This prospective longitudinal study aims to determine whether a comprehensive set of diverse pre-selected biological, clinical, and neurocognitive variables ascertained prior to deployment is informative for predicting PTSD symptom development over the course of 90–180 days after returning from a 10-month tour of duty. In addition, we investigate whether these variables predict provisional PTSD diagnosis within 90–180 days after return. Our large multidimensional dataset consists of multi-omic blood markers including genome-wide association study (GWAS) information for a PRS, epigenomic, metabolomic, endocrine, inflammatory, and routine clinical blood tests, and computerized neurocognitive testing and symptom self-reporting measures obtained from a prospective, naturalistic, and longitudinal study cohort. This approach has the potential to discover novel pre-deployment risk factors for PTSD, to discriminate between different symptom trajectories, and may eventually contribute to the subtyping of prognostic biomarkers.

The objective is to build an accurate classification algorithm for predicting membership in PTSD symptom trajectories across three phases of the deployment cycle, and for predicting those who screen positive for a provisional PTSD diagnosis. RF was chosen for the data-driven multivariable predictive modeling [28]. For comparison, the results are benchmarked with support vector machine classifiers (SVM) [29] that have been successful for binary class prediction even on small clinical samples, such as cancer classification with N = 38 and 50 predictors [30]. RF is widely used to analyze large datasets such as GWAS and metabolomic data and can handle correlated predictors and nonlinear interactions and require no parametric assumptions about the underlying probability distributions. Being based on the aggregation of numerous simple decision trees [31] constructed from bootstrapped resamples [32] of the data, RF is a statistically relatively well understood ML method [33]. In addition, RF yields reliable rankings of the risk factors in order of importance for prediction [34].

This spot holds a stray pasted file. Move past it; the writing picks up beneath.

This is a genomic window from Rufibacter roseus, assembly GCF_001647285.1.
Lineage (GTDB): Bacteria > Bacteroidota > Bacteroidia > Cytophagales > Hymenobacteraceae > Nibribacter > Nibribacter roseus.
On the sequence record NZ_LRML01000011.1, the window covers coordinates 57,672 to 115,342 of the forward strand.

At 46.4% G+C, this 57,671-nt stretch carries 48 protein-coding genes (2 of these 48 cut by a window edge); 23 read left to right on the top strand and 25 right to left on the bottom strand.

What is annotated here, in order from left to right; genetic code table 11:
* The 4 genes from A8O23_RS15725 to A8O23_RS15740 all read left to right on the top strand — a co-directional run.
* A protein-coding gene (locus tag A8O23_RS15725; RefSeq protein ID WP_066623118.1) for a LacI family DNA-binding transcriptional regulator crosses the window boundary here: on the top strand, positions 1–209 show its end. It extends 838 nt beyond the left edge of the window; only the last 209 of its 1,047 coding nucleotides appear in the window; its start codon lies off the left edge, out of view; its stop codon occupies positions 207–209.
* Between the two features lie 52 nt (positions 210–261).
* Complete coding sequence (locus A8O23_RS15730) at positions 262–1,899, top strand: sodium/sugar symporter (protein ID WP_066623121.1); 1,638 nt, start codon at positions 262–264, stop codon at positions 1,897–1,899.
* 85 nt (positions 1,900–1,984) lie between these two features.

We hypothesized that it is feasible to identify informative pre-deployment predictors in our dataset that will discriminate active-duty military personnel who are likely to be on an increasing PTSD symptom trajectory at post deployment from those who are not. To support clinical decision-making, we also aimed to discriminate between those who will develop PTSD symptoms above a cutoff score for provisional diagnosis versus those who will not develop clinically relevant PTSD symptom levels at 90–180 days after deployment.

Materials and methods


This naturalistic prospective cohort study comprised N = 473 active-duty Army personnel of the 101st Airborne at Fort Campbell, Kentucky, assessed before and after being deployed to Afghanistan in February 2014 (index deployment). GWAS data of 1600 participants were available to calculate a PRS to use for this study. Participants were either first time deployed (n = 272) or had previously been deployed before once (n = 102), twice (n = 52), or more than two times (n = 47). The first phase of recruitment occurred during a 2-week period immediately prior to deployment in February 2014. The second phase occurred 3 days after returning from a 10-month tour of duty. The third phase occurred 90–180 days post deployment. The inclusion and exclusion criteria are presented in the supplementary methods. The Fort Campbell Cohort (FCC) study was designed to identify PTSD risk factors and was conducted in accord with ethical principles for the conduct of human research as specified in the Declaration of Helsinki [35]. The Institutional Review Board of NYU Grossman School of Medicine, approved the study, as well as the Human Research Protection Office of the United States Army at Fort Detrick, Maryland and Army Command of the 101st Airborne at Fort Campbell, Kentucky. All participants signed the informed consent. Reporting guidelines for cohort studies [36] and recommendations for ML [37] were followed as applicable.


This prospective longitudinal study comprised three phases, from which all participants who had available scores of the PTSD Checklist for DSM-5 (PCL-5) [38] at Phase 1 and Phase 3 were included (see flow chart in Supplementary Fig. 1).

Data collection

In contrast to many other prospective longitudinal studies of stress-exposed cohorts, this study assessed participants prior to stressor exposure during the index deployment and included gender, age, race and education, and military service information along with comprehensive whole blood, plasma, serum, and buffy-coat biomarkers as well as clinical self-report and neurocognitive functioning measures. We included 105 candidate predictors based on prior theory. A complete overview with basic descriptive statistics is presented in Supplementary Table 1.